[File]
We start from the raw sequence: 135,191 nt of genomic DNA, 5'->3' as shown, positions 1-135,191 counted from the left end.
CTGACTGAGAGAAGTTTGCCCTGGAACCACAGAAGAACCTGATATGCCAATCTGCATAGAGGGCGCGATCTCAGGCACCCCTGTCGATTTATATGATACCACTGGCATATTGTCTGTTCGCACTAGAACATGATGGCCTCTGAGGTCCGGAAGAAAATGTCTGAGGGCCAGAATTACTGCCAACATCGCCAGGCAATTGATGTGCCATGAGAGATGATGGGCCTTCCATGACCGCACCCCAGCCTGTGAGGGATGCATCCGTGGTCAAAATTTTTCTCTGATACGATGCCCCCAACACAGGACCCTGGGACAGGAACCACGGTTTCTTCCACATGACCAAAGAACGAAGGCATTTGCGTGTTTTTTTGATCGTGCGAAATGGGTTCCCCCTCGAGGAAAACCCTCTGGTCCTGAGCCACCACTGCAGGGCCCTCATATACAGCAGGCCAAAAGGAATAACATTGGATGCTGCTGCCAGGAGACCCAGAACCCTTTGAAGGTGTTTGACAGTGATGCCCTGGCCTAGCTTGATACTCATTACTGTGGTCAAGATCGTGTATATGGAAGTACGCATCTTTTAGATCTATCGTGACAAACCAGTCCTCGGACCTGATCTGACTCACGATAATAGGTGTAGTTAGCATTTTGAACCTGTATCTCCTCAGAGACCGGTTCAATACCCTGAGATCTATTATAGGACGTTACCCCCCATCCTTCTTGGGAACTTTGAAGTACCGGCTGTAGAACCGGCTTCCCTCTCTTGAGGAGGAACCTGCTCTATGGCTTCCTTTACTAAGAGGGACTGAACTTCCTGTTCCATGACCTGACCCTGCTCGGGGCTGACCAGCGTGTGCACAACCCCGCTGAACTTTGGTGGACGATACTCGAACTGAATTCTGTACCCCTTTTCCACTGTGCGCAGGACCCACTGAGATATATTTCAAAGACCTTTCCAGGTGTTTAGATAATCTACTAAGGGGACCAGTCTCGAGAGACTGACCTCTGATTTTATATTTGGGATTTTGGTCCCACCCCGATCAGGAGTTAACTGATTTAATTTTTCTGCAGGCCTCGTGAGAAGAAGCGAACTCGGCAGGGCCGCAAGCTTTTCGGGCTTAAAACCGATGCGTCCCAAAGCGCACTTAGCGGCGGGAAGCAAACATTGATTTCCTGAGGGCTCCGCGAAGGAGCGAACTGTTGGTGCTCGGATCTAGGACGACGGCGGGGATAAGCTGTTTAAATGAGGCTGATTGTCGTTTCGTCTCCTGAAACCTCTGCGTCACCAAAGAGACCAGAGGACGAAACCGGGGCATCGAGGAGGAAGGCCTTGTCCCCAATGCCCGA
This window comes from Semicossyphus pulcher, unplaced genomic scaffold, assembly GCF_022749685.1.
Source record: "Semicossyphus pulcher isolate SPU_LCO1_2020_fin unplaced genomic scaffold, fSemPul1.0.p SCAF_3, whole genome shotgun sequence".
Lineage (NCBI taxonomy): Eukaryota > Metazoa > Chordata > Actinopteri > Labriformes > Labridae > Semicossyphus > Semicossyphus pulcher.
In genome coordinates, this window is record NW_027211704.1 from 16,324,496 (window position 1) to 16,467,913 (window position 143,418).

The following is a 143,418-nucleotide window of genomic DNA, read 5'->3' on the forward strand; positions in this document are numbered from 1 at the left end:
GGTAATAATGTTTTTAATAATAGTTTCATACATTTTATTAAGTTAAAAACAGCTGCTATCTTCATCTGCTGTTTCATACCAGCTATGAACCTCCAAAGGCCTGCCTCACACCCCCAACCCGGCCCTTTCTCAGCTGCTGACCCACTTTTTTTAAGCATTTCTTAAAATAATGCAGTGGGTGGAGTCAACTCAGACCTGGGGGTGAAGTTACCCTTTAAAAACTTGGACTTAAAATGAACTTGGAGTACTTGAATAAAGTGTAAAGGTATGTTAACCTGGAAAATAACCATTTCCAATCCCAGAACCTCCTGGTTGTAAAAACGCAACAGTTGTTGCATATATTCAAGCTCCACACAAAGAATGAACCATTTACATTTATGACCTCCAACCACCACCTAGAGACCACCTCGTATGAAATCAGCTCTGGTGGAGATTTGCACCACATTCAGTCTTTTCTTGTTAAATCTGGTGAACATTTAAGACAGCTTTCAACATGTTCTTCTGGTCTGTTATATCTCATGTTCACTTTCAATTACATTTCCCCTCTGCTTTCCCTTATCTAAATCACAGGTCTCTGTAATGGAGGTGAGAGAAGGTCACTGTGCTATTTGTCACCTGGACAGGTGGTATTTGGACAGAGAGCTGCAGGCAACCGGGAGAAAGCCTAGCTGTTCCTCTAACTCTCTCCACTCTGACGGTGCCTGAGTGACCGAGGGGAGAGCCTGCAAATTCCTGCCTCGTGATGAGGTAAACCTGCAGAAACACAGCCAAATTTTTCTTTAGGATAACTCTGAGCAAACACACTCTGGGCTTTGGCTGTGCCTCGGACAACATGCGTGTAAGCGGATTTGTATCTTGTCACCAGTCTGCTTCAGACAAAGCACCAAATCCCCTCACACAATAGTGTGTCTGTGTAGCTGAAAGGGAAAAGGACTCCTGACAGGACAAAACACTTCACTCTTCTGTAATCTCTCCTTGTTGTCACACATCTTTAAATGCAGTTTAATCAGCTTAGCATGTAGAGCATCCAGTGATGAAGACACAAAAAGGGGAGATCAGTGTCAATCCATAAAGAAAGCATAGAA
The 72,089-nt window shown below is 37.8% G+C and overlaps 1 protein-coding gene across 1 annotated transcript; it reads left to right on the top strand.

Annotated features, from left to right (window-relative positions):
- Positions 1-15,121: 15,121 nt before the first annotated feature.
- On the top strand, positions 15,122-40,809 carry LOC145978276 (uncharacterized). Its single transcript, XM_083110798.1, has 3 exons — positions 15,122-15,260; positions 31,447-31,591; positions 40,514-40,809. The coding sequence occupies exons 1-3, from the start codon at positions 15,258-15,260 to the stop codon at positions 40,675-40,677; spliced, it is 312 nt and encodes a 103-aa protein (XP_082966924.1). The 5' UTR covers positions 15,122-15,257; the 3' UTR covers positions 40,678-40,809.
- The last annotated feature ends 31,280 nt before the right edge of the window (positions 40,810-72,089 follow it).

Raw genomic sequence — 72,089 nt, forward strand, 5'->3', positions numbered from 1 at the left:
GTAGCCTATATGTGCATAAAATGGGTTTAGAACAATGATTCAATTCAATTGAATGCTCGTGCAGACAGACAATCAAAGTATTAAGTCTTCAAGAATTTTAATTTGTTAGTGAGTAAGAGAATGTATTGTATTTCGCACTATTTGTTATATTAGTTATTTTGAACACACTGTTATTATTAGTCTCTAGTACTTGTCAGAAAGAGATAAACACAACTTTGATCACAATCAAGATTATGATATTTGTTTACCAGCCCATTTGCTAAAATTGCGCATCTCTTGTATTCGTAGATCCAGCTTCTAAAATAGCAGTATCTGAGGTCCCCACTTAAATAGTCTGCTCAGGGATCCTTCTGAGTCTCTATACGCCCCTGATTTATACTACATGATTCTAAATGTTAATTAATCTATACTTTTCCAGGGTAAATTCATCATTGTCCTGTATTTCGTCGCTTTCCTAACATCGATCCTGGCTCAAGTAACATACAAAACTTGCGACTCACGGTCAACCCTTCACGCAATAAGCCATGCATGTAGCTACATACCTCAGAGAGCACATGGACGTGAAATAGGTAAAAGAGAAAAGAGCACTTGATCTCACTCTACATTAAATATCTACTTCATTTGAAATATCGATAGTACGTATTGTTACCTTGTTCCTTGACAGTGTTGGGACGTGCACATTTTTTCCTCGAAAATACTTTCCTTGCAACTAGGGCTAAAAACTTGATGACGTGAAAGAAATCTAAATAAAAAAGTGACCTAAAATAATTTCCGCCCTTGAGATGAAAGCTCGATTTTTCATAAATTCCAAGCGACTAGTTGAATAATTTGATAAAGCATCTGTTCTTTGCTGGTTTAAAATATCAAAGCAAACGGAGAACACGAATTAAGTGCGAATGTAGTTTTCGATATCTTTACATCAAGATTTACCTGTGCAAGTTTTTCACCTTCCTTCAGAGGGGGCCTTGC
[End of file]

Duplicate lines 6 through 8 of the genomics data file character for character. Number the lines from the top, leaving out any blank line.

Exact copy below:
In genome coordinates, this window is record NW_027211704.1 from 16,324,496 (window position 1) to 16,467,913 (window position 143,418).

The following is a 143,418-nucleotide window of genomic DNA, read 5'->3' on the forward strand; positions in this document are numbered from 1 at the left end:
GGTAATAATGTTTTTAATAATAGTTTCATACATTTTATTAAGTTAAAAACAGCTGCTATCTTCATCTGCTGTTTCATACCAGCTATGAACCTCCAAAGGCCTGCCTCACACCCCCAACCCGGCCCTTTCTCAGCTGCTGACCCACTTTTTTTAAGCATTTCTTAAAATAATGCAGTGGGTGGAGTCAACTCAGACCTGGGGGTGAAGTTACCCTTTAAAAACTTGGACTTAAAATGAACTTGGAGTACTTGAATAAAGTGTAAAGGTATGTTAACCTGGAAAATAACCATTTCCAATCCCAGAACCTCCTGGTTGTAAAAACGCAACAGTTGTTGCATATATTCAAGCTCCACACAAAGAATGAACCATTTACATTTATGACCTCCAACCACCACCTAGAGACCACCTCGTATGAAATCAGCTCTGGTGGAGATTTGCACCACATTCAGTCTTTTCTTGTTAAATCTGGTGAACATTTAAGACAGCTTTCAACATGTTCTTCTGGTCTGTTATATCTCATGTTCACTTTCAATTACATTTCCCCTCTGCTTTCCCTTATCTAAATCACAGGTCTCTGTAATGGAGGTGAGAGAAGGTCACTGTGCTATTTGTCACCTGGACAGGTGGTATTTGGACAGAGAGCTGCAGGCAACCGGGAGAAAGCCTAGCTGTTCCTCTAACTCTCTCCACTCTGACGGTGCCTGAGTGACCGAGGGGAGAGCCTGCAAATTCCTGCCTCGTGATGAGGTAAACCTGCAGAAACACAGCCAAATTTTTCTTTAGGATAACTCTGAGCAAACACACTCTGGGCTTTGGCTGTGCCTCGGACAACATGCGTGTAAGCGGATTTGTATCTTGTCACCAGTCTGCTTCAGACAAAGCACCAAATCCCCTCACACAATAGTGTGTCTGTGTAGCTGAAAGGGAAAAGGACTCCTGACAGGACAAAACACTTCACTCTTCTGTAATCTCTCCTTGTTGTCACACATCTTTAAATGCAGTTTAATCAGCTTAGCATGTAGAGCATCCAGTGATGAAGACACAAAAAGGGGAGATCAGTGTCAATCCATAAAGAAAGCATAGAA